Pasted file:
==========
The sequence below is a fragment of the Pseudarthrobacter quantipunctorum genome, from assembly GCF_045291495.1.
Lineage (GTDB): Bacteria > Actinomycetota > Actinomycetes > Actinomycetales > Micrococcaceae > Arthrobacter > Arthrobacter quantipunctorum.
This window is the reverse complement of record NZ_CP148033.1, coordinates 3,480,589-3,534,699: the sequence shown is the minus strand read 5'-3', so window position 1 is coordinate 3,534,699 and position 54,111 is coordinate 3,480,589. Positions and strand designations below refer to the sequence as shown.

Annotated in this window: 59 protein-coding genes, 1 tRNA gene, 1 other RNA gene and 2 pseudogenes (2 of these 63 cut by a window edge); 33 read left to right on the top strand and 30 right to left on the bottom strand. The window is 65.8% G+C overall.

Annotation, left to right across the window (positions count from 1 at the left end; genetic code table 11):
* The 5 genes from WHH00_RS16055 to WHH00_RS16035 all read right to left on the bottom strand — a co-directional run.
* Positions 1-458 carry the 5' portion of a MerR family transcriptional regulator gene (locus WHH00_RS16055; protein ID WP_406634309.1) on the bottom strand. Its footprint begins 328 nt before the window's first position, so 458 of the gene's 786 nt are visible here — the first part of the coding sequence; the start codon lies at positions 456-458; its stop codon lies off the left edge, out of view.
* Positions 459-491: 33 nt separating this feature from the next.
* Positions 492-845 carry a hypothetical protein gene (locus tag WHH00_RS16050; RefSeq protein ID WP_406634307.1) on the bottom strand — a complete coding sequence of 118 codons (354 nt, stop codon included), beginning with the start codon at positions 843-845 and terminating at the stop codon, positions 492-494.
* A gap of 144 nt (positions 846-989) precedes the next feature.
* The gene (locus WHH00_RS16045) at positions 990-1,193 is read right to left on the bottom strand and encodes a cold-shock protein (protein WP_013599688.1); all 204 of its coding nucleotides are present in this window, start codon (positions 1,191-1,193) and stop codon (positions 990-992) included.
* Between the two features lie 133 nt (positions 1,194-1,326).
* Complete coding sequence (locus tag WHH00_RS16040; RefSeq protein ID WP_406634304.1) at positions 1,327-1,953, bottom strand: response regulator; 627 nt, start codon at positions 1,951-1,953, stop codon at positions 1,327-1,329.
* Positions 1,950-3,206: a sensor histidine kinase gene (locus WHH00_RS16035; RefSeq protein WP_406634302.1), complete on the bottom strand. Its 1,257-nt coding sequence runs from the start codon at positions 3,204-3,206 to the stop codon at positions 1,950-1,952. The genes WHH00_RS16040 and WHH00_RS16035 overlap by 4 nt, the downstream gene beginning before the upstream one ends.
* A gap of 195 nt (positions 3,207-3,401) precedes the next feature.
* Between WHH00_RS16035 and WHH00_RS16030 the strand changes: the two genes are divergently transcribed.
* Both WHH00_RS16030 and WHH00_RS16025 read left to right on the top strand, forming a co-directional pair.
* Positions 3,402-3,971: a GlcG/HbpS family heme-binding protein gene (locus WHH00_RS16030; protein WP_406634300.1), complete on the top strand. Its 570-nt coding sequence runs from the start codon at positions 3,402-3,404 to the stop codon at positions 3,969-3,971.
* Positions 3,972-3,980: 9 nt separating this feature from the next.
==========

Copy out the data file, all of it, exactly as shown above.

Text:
The sequence below is a fragment of the Pseudarthrobacter quantipunctorum genome, from assembly GCF_045291495.1.
Lineage (GTDB): Bacteria > Actinomycetota > Actinomycetes > Actinomycetales > Micrococcaceae > Arthrobacter > Arthrobacter quantipunctorum.
This window is the reverse complement of record NZ_CP148033.1, coordinates 3,480,589-3,534,699: the sequence shown is the minus strand read 5'-3', so window position 1 is coordinate 3,534,699 and position 54,111 is coordinate 3,480,589. Positions and strand designations below refer to the sequence as shown.

Annotated in this window: 59 protein-coding genes, 1 tRNA gene, 1 other RNA gene and 2 pseudogenes (2 of these 63 cut by a window edge); 33 read left to right on the top strand and 30 right to left on the bottom strand. The window is 65.8% G+C overall.

Annotation, left to right across the window (positions count from 1 at the left end; genetic code table 11):
* The 5 genes from WHH00_RS16055 to WHH00_RS16035 all read right to left on the bottom strand — a co-directional run.
* Positions 1-458 carry the 5' portion of a MerR family transcriptional regulator gene (locus WHH00_RS16055; protein ID WP_406634309.1) on the bottom strand. Its footprint begins 328 nt before the window's first position, so 458 of the gene's 786 nt are visible here — the first part of the coding sequence; the start codon lies at positions 456-458; its stop codon lies off the left edge, out of view.
* Positions 459-491: 33 nt separating this feature from the next.
* Positions 492-845 carry a hypothetical protein gene (locus tag WHH00_RS16050; RefSeq protein ID WP_406634307.1) on the bottom strand — a complete coding sequence of 118 codons (354 nt, stop codon included), beginning with the start codon at positions 843-845 and terminating at the stop codon, positions 492-494.
* A gap of 144 nt (positions 846-989) precedes the next feature.
* The gene (locus WHH00_RS16045) at positions 990-1,193 is read right to left on the bottom strand and encodes a cold-shock protein (protein WP_013599688.1); all 204 of its coding nucleotides are present in this window, start codon (positions 1,191-1,193) and stop codon (positions 990-992) included.
* Between the two features lie 133 nt (positions 1,194-1,326).
* Complete coding sequence (locus tag WHH00_RS16040; RefSeq protein ID WP_406634304.1) at positions 1,327-1,953, bottom strand: response regulator; 627 nt, start codon at positions 1,951-1,953, stop codon at positions 1,327-1,329.
* Positions 1,950-3,206: a sensor histidine kinase gene (locus WHH00_RS16035; RefSeq protein WP_406634302.1), complete on the bottom strand. Its 1,257-nt coding sequence runs from the start codon at positions 3,204-3,206 to the stop codon at positions 1,950-1,952. The genes WHH00_RS16040 and WHH00_RS16035 overlap by 4 nt, the downstream gene beginning before the upstream one ends.
* A gap of 195 nt (positions 3,207-3,401) precedes the next feature.
* Between WHH00_RS16035 and WHH00_RS16030 the strand changes: the two genes are divergently transcribed.
* Both WHH00_RS16030 and WHH00_RS16025 read left to right on the top strand, forming a co-directional pair.
* Positions 3,402-3,971: a GlcG/HbpS family heme-binding protein gene (locus WHH00_RS16030; protein WP_406634300.1), complete on the top strand. Its 570-nt coding sequence runs from the start codon at positions 3,402-3,404 to the stop codon at positions 3,969-3,971.
* Positions 3,972-3,980: 9 nt separating this feature from the next.